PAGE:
GARDEN CITY, N.Y. — A man who claims a rodent bit him on the penis while he was being held in a New York jail can proceed with a federal civil rights lawsuit claiming county officials should have had better pest control, a judge has ruled.
Peter Solomon claims in his lawsuit against Nassau County that a rodent came out of a hole in his mattress and bit him while he was jailed in February 2007 on a charge of menacing his wife. He's a Vietnam veteran who says he was already suffering from post-traumatic stress syndrome.
Solomon sued the following year, claiming "deliberate indifference to his health and safety in failing to adequately protect him from rodents." Solomon claims he suffered emotional distress, and his attorney said Thursday that Solomon has "complete sexual dysfunction."
U.S. District Judge Arthur Spatt recently denied Nassau County's motion for dismissal, ruling that Solomon had raised enough issues about the county's pest control procedures at the East Meadow jail for the lawsuit to proceed. The ruling was first reported Thursday in the New York Law Journal.
"The county is in trouble," declared Ambrose W. Wotorson, one of Solomon's attorneys. "There was a long-standing practice and pattern of not taking complaints about rodents seriously. I guess because they are inmates."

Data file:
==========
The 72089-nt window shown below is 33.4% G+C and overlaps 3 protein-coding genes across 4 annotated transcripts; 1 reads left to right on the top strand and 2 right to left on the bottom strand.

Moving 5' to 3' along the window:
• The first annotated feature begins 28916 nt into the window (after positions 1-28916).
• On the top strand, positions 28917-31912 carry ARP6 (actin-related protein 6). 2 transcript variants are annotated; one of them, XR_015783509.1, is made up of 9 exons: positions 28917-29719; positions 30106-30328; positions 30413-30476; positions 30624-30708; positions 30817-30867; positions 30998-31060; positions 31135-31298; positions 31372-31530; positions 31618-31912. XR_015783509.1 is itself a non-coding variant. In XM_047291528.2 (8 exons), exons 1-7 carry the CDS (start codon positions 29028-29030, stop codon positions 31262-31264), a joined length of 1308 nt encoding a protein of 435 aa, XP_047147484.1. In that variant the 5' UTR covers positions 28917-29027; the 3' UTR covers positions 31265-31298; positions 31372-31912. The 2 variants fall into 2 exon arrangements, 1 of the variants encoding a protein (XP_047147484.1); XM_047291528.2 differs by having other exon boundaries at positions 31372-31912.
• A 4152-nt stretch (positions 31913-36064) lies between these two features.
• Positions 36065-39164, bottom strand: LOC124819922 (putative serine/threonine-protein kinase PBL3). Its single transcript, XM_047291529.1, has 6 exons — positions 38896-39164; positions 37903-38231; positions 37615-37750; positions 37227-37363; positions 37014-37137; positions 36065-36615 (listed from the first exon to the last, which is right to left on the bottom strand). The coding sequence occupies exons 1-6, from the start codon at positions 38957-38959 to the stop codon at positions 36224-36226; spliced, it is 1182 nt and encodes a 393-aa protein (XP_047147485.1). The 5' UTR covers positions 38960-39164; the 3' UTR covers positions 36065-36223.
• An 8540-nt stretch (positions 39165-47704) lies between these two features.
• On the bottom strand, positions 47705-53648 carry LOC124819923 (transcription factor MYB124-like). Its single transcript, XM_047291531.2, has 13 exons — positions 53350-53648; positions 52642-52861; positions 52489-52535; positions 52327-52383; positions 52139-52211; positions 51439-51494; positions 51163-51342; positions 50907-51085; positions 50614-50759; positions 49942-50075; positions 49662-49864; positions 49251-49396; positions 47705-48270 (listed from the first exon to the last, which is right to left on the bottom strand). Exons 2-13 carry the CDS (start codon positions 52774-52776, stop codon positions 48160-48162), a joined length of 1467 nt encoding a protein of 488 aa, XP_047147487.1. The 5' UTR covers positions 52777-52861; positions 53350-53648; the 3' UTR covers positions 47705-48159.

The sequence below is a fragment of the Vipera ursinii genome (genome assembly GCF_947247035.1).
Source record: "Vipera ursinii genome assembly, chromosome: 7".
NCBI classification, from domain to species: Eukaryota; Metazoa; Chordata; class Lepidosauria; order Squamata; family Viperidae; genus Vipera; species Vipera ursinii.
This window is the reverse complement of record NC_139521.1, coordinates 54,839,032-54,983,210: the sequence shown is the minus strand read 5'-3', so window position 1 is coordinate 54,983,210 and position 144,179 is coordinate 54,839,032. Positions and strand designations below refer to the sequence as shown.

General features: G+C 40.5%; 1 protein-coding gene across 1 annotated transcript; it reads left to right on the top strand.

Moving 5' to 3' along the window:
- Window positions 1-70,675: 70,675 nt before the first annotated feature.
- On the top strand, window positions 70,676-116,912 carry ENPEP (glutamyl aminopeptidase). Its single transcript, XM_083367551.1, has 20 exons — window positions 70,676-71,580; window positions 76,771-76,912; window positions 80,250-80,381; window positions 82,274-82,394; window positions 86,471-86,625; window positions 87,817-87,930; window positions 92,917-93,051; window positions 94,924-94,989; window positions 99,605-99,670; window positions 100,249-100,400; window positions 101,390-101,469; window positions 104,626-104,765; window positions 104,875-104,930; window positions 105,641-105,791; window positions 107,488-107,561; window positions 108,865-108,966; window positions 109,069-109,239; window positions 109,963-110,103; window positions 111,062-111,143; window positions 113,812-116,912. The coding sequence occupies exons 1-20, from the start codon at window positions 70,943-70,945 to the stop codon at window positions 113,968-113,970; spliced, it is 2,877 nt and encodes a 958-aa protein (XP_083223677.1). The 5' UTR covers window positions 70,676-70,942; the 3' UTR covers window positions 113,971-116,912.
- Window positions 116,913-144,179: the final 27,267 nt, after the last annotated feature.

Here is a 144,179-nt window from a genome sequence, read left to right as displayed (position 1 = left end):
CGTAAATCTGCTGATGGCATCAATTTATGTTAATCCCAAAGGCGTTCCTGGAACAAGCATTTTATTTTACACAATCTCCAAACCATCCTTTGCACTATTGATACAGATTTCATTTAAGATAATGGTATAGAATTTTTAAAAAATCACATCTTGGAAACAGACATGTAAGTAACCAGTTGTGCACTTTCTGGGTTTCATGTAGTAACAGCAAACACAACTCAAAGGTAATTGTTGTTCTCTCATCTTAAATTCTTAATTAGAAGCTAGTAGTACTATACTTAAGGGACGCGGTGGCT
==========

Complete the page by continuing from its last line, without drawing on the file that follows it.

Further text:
Solomon, who is in his 50s, was treated at the jail's medical clinic and later received a rabies shot. In his ruling, Spatt noted "there was no significant blood loss and the wound did not require stitching." He was released from jail the next month.
The county has sought to have the lawsuit dismissed, arguing there was no proof of "a substantial risk of serious harm" and contended there was no evidence of rodents at the jail.
But Solomon's attorneys noted there were 11 formal inmate grievances about rodents in the 23 months leading up to his injury. They also cited a petition by 50 inmates complaining about rodents.
Spatt said Solomon's attorneys raised enough issues for the case to proceed.
Nassau County Attorney John Ciampoli predicted the county would prevail.
"I am sure the correctional center's procedures were sufficient to protect the inmates," Ciampoli told The Associated Press. "We are preparing for trial and are ready to confront the issues and win the case."
Wotorson said a federal jury would determine whether Solomon is due damages and if so, how much. The next court date is expected to be in February.